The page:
With more startups being born every year, and corporate houses like Jet Airways in dire straits, employees will now have to look at Startup India for more job opportunities.Sindhu Kashyaap
This past weekend, business news headlines were dominated by Jet Airways’ shutting down of operations, and speculations on where that leaves its 22,000 employees, many of whom have not received their salaries for months.
But there is a light at the end of the tunnel, with several companies coming forward to offer jobs to Jet staff. And it’s not just rival airlines like SpiceJet. Startups, too, have shown interest in hiring Jet personnel who are facing sudden unemployment.
Ankit Nagori, Co-founder, Curefit, took to Twitter and reached out to Jet Airways employees, asking them to apply for relevant jobs at his fitness startup.
This was soon followed by Vivekananda, Co-founder of Bounce, asking the airline’s employees to apply for jobs at his bike sharing startup. StayAbode, and Intellistay Hotels soon followed suit.
While the exact number of jobs these startups are offering is unclear, each startup is looking to take on board 100 to 150 people. Bounce alone is looking at close to 150 people in different roles across business, product, R&D, sales, and other corporate roles.
SpiceJet is believed to have already hired over 500 people - pilots, cabin crew, and general corporate staff. At present, media reports indicate that Jet Airways has suspended most of its operations, and had asked its pilots to take a 50 percent pay cut.
However it is unclear if Jet employees, who may take up jobs with these startups, will be letting go of salaries that are months overdue from Jet Airways, or if they would appeal for legal action.
This isn’t the first time that startups have come forward to help out corporate employees facing downsizing. In 2014, when Yahoo laid off engineers, the tweet, ‘Yeah Who!’ by Deepinder Goyal, Co-founder and CEO, Zomato, created waves when he called out to engineers to apply for a job at his Gurugram-based foodtech startup.
One of the biggest job creators in the country in the recent past has been the IT industry, which employs around four million people. Of late, however, hiring in this sector has dropped due to factors like slowing demand for IT services, increased automation, and the shift to digitisation.
Over the past few years, startups have been adding jobs to the economy. According to a Nasscom report, startups hired close to 1.7 lakh people in 2018, and added over 40,000 new jobs. And while many believe hiring has been sluggish at ecommerce platforms, overall headcount growth rate has hovered at 40 percent over a three-year period.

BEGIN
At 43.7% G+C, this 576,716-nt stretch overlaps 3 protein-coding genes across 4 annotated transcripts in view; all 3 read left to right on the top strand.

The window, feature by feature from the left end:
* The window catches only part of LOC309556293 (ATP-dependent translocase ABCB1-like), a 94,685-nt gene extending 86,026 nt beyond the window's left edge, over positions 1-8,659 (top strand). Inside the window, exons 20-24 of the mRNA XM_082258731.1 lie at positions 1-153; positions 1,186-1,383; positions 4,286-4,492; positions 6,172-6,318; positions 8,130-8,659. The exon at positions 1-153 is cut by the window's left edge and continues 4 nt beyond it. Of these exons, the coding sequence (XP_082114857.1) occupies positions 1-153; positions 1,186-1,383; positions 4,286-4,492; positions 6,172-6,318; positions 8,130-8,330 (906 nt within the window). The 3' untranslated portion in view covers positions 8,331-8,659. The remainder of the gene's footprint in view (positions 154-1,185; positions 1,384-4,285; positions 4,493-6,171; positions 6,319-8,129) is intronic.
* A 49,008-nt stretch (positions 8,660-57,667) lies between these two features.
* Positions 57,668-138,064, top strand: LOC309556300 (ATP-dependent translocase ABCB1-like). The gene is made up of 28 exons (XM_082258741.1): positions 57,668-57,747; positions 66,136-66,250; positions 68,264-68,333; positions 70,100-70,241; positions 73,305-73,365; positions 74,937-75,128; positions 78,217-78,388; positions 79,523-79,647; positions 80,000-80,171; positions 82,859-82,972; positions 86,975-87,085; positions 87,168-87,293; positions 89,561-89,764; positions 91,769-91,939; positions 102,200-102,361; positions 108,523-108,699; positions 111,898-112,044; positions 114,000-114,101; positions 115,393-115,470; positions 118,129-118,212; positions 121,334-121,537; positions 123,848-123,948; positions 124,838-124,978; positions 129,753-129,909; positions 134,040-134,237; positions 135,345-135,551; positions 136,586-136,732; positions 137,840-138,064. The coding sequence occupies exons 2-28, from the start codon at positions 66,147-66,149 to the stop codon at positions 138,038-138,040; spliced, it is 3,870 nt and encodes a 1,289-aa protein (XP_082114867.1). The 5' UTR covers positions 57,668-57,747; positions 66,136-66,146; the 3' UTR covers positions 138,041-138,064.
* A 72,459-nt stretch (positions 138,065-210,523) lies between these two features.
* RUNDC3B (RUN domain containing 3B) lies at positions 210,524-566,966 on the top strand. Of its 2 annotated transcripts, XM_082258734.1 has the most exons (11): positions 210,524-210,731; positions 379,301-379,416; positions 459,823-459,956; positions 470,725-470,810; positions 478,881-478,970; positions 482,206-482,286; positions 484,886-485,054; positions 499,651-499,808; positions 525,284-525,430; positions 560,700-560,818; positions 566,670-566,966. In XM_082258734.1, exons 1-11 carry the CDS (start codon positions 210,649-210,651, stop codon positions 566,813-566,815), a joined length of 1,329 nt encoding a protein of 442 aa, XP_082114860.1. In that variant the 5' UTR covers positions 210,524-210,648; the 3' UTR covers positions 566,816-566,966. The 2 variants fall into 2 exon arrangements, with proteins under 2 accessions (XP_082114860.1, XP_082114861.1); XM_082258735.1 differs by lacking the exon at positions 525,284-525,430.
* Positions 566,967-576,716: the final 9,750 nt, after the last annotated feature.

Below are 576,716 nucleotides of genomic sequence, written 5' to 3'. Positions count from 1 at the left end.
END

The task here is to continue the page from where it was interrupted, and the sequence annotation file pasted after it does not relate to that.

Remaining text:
Startup unicorns are the biggest source of employment in the country. Today, India has over 22 unicorns, many of which got the coveted status last year, while three became unicorns this year. Ten new unicorns emerged between 2011 and 2017, and going by reports and talk in the industry, many will soon touch the $1 billion valuation mark by the end of 2019.
In its recent report, Unicorns: Employment Accelerators?, Xpheno, a Bengaluru-based specialist staffing company, stated that unicorns in India cut across segments such as ecommerce marketplaces, on-demand services, travel and logistics, fintech, and digital content, and had a direct employment base of around 60,000 people in FY 2019.
“Technology continued to be the top growth function for employment, followed by business development and sales. As more Indian unicorns (and ‘soonicorns’) continue to enhance their competitive technology fibre and differentiating sales ecosystem, employment acceleration observed is expected to continue into 2019 and 2020 across more new and non-traditional industry sectors,” the report said.
A report by Randstand stated that startups are likely to create as many as three lakh new employment opportunities in a few years. Randstand India CEO Moorthy K Uppaluri said in the report, "Although predominantly startups are found in technology-related fields such as ecommerce, cloud computing, and data analytics, in recent times, many non-tech startups are emerging across sectors like education, microfinance, agro-based products, and corporate consulting.”
Across companies, technology hiring dominates, accounting for a 50-percent rise in employment in startups. According to Xpheno data, unicorns such as OYO and Udaan have, over the last one year, witnessed over 100 percent growth in employment in their engineering and IT functions. The second key focus area of hiring has been in the sales and development function.
But these jobs aren’t restricted to direct engineering, technology, sales and marketing roles. These are also open to indirect employee base of delivery executives and drivers.
According to BetterPlace, a platform that manages the lifecycle of blue-collar workers, around 1.7 million people are engaged as delivery personnel, drivers, and security employees. The report, published late last year, adds that there will be 21 lakh job openings in the blue-collar segment in 2019, of which around 14 lakh will be absorbed by the gig economy.